The film industry will have moderate growth in the next few years. An increase in distribution channels for motion
pictures and an expanding global market will be the key contributors to growth.
The Bureau of Labor Statistics forecasts that producers and directors will experience about 11 percent growth in employment through 2020, which is about as fast as the average for all professions.
The public’s demand for more movies and television shows, and the increasing demand from audiences overseas for American-made movies, will heighten the need for producers and directors. Production companies are also experimenting with new methods for content delivery, such as online television and with mobile devices, which could open up more jobs for producers and directors in the future.
More independent films are expected to be made in the next few years, and self-employed producers and directors will directly benefit from this, with 16 percent job growth by 2020. Film and video operators and camera operators will experience slower than average job growth in the next few years.
Camera operators will see little or no job growth because of the increased use of automatic camera systems. Overall, competition for jobs will continue to be intense as there are usually more people interested in broadcasting and motion picture work than there are jobs to fill.
Television and Radio:
Broadcast television will continue to experience significant changes as television continues to be more interactive and customized for viewers. In recent years, the mandated change to digitized broadcasting coupled with the recession diminished broadcasters’ revenue—the decrease in program spending led to layoffs and a decline in employment.
According to media research group IBISWorld, “Relaxed ownership regulations will likely lead to further consolidation and additional layoffs because the broadcasting spectrum is limited and no new stations can be built.”
Job growth for radio and television broadcast announcers is expected to be slower than the average, and for broadcast and sound engineering technicians about as fast as the average for all occupations through 2020.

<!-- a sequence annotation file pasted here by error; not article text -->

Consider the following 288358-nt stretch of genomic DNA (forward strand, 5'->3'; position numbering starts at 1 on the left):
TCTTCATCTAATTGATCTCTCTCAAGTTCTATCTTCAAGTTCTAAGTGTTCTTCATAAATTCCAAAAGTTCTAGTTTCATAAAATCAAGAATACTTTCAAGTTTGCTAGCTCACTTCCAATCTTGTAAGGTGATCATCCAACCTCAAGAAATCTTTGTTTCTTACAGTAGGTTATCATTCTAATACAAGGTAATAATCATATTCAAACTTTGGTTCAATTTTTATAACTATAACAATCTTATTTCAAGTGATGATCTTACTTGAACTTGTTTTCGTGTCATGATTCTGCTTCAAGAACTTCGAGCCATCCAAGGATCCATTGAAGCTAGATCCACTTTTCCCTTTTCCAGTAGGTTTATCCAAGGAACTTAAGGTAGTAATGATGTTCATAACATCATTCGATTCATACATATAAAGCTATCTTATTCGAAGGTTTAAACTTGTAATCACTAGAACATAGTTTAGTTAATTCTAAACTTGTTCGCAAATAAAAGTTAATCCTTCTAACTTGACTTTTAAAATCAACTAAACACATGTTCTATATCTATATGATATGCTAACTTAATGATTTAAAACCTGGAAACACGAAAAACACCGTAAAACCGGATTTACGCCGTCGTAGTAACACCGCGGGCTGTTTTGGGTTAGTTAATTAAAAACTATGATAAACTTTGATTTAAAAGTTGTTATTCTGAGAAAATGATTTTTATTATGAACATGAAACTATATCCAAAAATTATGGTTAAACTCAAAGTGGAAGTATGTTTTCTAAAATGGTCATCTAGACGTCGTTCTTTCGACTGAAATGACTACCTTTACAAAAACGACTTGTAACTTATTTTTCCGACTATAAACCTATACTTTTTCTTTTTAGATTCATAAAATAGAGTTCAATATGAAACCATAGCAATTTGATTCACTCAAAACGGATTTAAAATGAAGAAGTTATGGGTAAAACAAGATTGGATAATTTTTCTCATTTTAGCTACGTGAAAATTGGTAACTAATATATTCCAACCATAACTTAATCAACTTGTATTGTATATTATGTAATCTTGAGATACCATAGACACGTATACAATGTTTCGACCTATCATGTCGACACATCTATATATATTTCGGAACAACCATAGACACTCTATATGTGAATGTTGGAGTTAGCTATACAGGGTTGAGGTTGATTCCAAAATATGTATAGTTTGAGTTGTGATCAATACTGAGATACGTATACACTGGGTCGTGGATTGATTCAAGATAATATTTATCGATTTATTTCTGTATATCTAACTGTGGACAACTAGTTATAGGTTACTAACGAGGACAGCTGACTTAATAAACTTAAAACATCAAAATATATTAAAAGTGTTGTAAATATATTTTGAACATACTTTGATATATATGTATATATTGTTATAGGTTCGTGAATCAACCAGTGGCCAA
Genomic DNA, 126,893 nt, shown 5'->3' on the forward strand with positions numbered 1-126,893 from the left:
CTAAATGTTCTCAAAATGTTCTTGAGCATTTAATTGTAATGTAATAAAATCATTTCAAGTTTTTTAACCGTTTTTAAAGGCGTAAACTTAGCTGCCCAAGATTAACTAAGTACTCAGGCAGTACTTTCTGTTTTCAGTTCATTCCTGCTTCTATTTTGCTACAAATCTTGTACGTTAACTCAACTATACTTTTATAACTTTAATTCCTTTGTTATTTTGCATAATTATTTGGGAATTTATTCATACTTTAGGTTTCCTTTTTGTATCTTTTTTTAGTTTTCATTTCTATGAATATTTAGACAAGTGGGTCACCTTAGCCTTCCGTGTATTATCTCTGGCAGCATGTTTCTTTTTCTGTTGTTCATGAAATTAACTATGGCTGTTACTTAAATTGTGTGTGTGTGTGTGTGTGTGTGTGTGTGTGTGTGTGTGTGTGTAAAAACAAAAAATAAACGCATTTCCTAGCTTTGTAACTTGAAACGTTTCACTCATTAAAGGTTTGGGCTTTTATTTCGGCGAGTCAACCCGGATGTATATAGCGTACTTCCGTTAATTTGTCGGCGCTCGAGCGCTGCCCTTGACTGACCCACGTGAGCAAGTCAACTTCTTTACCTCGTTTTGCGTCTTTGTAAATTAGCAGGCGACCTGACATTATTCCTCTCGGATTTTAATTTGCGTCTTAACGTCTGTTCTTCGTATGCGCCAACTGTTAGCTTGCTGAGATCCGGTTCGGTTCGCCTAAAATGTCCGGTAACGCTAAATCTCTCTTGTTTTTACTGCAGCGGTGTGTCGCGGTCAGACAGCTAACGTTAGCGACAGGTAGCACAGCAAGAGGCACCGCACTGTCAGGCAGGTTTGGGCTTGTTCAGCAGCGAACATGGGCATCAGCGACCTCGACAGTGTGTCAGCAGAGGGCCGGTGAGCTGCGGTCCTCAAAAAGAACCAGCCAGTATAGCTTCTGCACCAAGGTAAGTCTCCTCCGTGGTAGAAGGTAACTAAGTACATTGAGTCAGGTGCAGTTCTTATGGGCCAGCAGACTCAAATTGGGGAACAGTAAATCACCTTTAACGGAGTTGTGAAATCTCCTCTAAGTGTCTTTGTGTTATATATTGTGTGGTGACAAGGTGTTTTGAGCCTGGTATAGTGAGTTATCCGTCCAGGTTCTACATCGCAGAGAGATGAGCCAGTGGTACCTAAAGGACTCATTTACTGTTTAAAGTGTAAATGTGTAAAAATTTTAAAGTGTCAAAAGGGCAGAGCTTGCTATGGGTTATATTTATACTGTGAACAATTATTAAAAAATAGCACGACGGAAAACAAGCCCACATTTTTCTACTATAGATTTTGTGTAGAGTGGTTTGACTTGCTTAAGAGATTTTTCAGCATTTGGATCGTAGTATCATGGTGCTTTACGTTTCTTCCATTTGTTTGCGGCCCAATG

Reporters and correspondents will have heightened competition in the hunt for work as employment for them is predicted to decline moderately by 6 to 8 percent in the coming years.
The consolidation of broadcast networks has decreased the need for experienced reporters, announcers, and technicians, and many will seek work in stations with medium and smaller markets, which means newcomers to the field will face more competition.
Many radio stations are also relying on voice tracking or “cyber jocking,” which enables announcers to pre-record their segments rather than airing them live. This reduces the staff that’s needed during air time for editing material and doing other off-air technical and production work.
On the positive side, the growth of Internet radio stations may create new opportunities for broadcast professionals.
Internet radio stations have lower startup costs than land-based radio stations, and it’s relatively cheap for them to
identify and reach their target demographic and listening audience. The DOL also forecasts that the increase of national news and satellite stations will increase the demand for more local radio and television stations. As the DOL described it,
“Listeners want localized programs with news and information more relevant to their communities. Therefore, to
distinguish themselves from other stations or other media formats, stations are adding a local element to their
broadcasts.” The increased demand for online news and podcasts may also create some new employment opportunities for media and entertainment workers.